The following post is by Rear Adm. Thomas Rowden, the director for the Navy’s Surface Warfare Division.
Recently, I mentioned my trips to Maine and Rhode Island to visit Bath Iron Works (BIW) and the Raytheon Facility. Both of these tours provided firsthand insight into the production of ZUMWALT-class destroyer, and latest system testing. Though brief when previously mentioned, I now want to provide insight into the DDG 1000 program, its current status, and notable highlights.
DDG 1000 culminates two decades of research and development, creating the next generation destroyer capable of defeating future threats. The revolutionary design of the ship itself reduces its signature and includes both active and passive self-defense systems, plus enhanced survivability features. The self-defense systems are built to defeat littoral submarine threats, next generation anti-ship cruise missiles, and small boats. Also, the USW suite is capable of in-stride mine avoidance. It will provide valuable lessons in advanced technology, which can be incorporated into other ship classes, and it will have optimal manning through Human Systems Integration. For example, the automation on DDG 1000 will allow most routine watchstanding to take place in only two locations – the Bridge and the double deck Ships Mission Center (SMC). The SMC will have the look and feel of an advanced command center with operations overseeing both ship missions and functions through multi-modal common display system workstations.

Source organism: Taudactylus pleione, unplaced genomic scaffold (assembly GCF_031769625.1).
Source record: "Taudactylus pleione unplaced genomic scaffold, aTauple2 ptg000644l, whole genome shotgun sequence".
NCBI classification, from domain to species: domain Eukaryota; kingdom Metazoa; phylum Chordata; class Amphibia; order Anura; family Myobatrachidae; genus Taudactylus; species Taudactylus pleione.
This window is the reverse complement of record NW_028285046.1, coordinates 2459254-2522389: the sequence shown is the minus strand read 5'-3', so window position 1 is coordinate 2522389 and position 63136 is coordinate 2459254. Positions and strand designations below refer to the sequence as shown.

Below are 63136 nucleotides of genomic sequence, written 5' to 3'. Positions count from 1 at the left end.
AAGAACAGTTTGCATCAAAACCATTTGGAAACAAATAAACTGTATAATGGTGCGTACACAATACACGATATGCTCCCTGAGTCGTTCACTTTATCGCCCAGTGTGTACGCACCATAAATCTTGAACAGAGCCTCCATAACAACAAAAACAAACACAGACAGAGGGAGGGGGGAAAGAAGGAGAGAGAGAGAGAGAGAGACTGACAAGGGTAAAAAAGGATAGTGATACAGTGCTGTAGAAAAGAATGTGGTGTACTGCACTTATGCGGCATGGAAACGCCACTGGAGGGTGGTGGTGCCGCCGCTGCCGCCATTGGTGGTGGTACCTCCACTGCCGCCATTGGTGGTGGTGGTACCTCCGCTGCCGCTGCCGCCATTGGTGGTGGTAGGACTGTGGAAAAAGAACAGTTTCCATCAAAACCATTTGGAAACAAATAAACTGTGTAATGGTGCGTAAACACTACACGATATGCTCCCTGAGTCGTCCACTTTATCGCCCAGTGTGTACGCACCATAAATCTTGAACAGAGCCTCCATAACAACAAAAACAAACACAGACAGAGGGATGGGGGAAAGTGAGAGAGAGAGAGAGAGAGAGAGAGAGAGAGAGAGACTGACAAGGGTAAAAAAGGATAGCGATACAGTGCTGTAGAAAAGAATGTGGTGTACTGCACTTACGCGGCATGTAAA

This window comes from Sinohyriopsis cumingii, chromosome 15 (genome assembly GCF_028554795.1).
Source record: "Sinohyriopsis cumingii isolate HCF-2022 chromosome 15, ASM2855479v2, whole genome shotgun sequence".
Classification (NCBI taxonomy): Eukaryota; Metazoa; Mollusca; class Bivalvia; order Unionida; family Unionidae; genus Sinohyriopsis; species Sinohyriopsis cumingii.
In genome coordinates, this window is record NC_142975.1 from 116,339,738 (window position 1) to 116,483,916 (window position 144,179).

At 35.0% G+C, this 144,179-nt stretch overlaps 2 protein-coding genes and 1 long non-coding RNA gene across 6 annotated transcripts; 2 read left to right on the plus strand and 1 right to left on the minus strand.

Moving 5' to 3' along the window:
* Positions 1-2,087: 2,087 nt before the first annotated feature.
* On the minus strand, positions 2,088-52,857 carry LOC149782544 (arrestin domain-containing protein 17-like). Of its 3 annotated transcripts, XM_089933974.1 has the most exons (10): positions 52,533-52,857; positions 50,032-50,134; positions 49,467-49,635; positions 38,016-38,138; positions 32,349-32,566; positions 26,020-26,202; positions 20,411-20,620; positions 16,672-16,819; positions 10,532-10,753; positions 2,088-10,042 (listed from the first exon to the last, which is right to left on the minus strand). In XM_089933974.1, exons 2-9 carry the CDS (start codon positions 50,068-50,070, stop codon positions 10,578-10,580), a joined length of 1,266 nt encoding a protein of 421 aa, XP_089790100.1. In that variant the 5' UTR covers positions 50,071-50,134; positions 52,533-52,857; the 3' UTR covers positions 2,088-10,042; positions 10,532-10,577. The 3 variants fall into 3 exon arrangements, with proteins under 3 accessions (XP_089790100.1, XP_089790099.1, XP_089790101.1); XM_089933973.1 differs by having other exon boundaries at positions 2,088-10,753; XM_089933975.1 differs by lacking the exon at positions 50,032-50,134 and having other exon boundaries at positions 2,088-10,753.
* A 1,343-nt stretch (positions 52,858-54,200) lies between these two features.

Physically, all three ships are under construction! ZUMWALT (DDG 1000) is more than 70% complete. Christening and Commissioning are set for FY13 and FY15, respectively, with a two-phase delivery for HM&E and Combat Systems scheduled for FY’s 14 and 15. Following Developmental and Operational Testing, DDG 1000 will IOC in FY16.